Posted by on 9 October 2019 in Blog | 0 comments

Coming in November, I’ll be reading for the Toronto launch of Hazel Jane Plante‘s Little Blue Encyclopedia (for Vivian). Also reading will be Trish Salah and, of course, Hazel Jane Plante. 

In Australia, the launch for a book usually involves a reading by the author, along with a speech or two, and perhaps a Q&A with the author as well. The focus is very much on the author of the launched book. However, although book launches in Canada still do place the focus on the author of the launched book, it’s not uncommon for book launches to feature one or more guest readers. I do enjoy this way of being brought into proximity with the release of a new book. 

With Little Blue Encyclopedia (for Vivian), there is already some prior proximity. I read a proof of the novel a little while ago and I wrote a cover quote for it. Even as I read the novel, I was thinking about the proximities (or affinities) between Hazel’s work and mine. So it was an extra pleasure to be asked to read at the Toronto launch too. 

Here are the details for the launch, as they appear in the Facebook event:

Toronto, please join author Hazel Jane Plante for the launch of her debut novel ▼Little Blue Encyclopedia (for Vivian)▲

✦November 4, 6 pm
✦Glad Day Bookshop
✦499 Church St

*with special guests Tom Cho and Trish Salah*


“I’m writing an encyclopedia about a television show for a friend of mine who died,” says the narrator of Little Blue Encyclopedia.

Hazel’s novel does just that, in layered, delightful, and dense prose.


LITTLE BLUE ENCYCLOPEDIA (FOR VIVIAN) sifts through a queer trans woman’s unrequited love for her straight trans friend who died. A queer love letter steeped in desire, grief, and delight, the story is interspersed with encyclopedia entries about a fictional TV show set on an isolated island. The experimental form functions at once as a manual for how pop culture can help soothe and mend us and as an exploration of oft-overlooked sources of pleasure, including karaoke, birding, and butt toys. Ultimately, Little Blue Encyclopedia (for Vivian) reveals with glorious detail and emotional nuance the woman the narrator loved, why she loved her, and the depths of what she has lost.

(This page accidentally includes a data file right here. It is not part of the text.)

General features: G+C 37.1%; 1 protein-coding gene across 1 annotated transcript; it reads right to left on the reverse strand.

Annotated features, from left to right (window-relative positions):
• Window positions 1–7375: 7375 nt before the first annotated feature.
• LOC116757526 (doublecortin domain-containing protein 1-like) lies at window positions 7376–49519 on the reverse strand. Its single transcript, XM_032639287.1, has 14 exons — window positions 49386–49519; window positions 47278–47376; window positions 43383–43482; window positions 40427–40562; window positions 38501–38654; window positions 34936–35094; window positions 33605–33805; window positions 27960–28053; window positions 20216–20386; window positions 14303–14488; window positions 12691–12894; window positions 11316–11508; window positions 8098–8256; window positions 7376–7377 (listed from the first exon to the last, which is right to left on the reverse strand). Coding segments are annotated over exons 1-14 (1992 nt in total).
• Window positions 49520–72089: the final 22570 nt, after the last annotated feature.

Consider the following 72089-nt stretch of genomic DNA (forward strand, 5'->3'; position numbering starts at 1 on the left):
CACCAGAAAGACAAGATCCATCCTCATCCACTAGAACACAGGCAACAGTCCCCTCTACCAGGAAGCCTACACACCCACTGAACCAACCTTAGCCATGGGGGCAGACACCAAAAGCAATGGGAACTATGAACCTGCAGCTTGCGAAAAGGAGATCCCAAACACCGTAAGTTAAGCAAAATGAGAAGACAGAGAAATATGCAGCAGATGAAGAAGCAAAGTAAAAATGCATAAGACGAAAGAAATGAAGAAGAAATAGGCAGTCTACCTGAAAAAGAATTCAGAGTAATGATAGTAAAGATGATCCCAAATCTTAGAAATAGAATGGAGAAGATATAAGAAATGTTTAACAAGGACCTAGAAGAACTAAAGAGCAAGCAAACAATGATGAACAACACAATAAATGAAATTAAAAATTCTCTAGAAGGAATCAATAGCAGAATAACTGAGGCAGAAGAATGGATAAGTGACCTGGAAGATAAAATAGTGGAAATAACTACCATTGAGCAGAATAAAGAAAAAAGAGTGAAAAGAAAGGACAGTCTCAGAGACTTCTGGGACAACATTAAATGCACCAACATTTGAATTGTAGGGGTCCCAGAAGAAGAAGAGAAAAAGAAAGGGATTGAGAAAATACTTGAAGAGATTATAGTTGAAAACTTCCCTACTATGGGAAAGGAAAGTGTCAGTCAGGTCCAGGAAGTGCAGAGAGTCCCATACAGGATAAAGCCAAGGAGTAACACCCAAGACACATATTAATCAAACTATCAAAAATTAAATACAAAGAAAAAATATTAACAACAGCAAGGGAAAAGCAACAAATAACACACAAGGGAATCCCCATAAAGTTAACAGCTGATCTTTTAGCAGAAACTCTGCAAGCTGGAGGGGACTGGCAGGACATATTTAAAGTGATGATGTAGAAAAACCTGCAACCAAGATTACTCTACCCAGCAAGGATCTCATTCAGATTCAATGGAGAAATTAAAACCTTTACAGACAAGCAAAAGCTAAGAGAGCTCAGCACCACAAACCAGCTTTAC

Zoey Leigh Peterson, author of Next Year, For Sure, calls Little Blue Encyclopedia “an exquisite, kaleidoscopic novel bursting with ache and delight.”


HAZEL JANE PLANTE is a queer trans librarian, cat photographer, and writer. In a previous life, she co-founded a micro-press, co-edited a little literary journal, co-hosted a podcast, and released lo-fi albums under the name Sparse. Little Blue Encyclopedia (for Vivian) is her first novel.

She currently lives in Vancouver on the unceded ancestral territories of the xʷməθkʷəy̓əm (Musqueam), Sḵwx̱wú7mesh (Squamish), and sə̓lílwətaʔɬ (Tsleil-Waututh) Nations.

TOM CHO is the author of the collection of fictions Look Who’s Morphing, originally published in his birth country of Australia and later released by Arsenal Pulp Press for North America. Tom’s stories have appeared widely in journals and anthologies, including the Best Australian Stories series, Electric Literature’s Recommended Reading, and others. This year, he received an Ontario Arts Council grant for his current project, a novel on the meaning of life.

Born in Halifax, TRISH SALAH is the author of Wanting in Arabic and Lyric Sexology Vol. 1 and co-editor of special issues of Canadian Review of American Studies 35.2 (2005) and TSQ: Transgender Studies Quarterly 1.4 (2014). Currently an assistant professor of Gender Studies at Queen’s University, she is a member of the editorial boards of TSQ, Eoagh, and Topia.

Glad Day is an accessible space, located on the main floor, with no step, and there is one accessible gender-neutral washroom on the main floor (more in the basement). The store has a scent reduction policy.

If you are or will be in Toronto, I hope to see you there!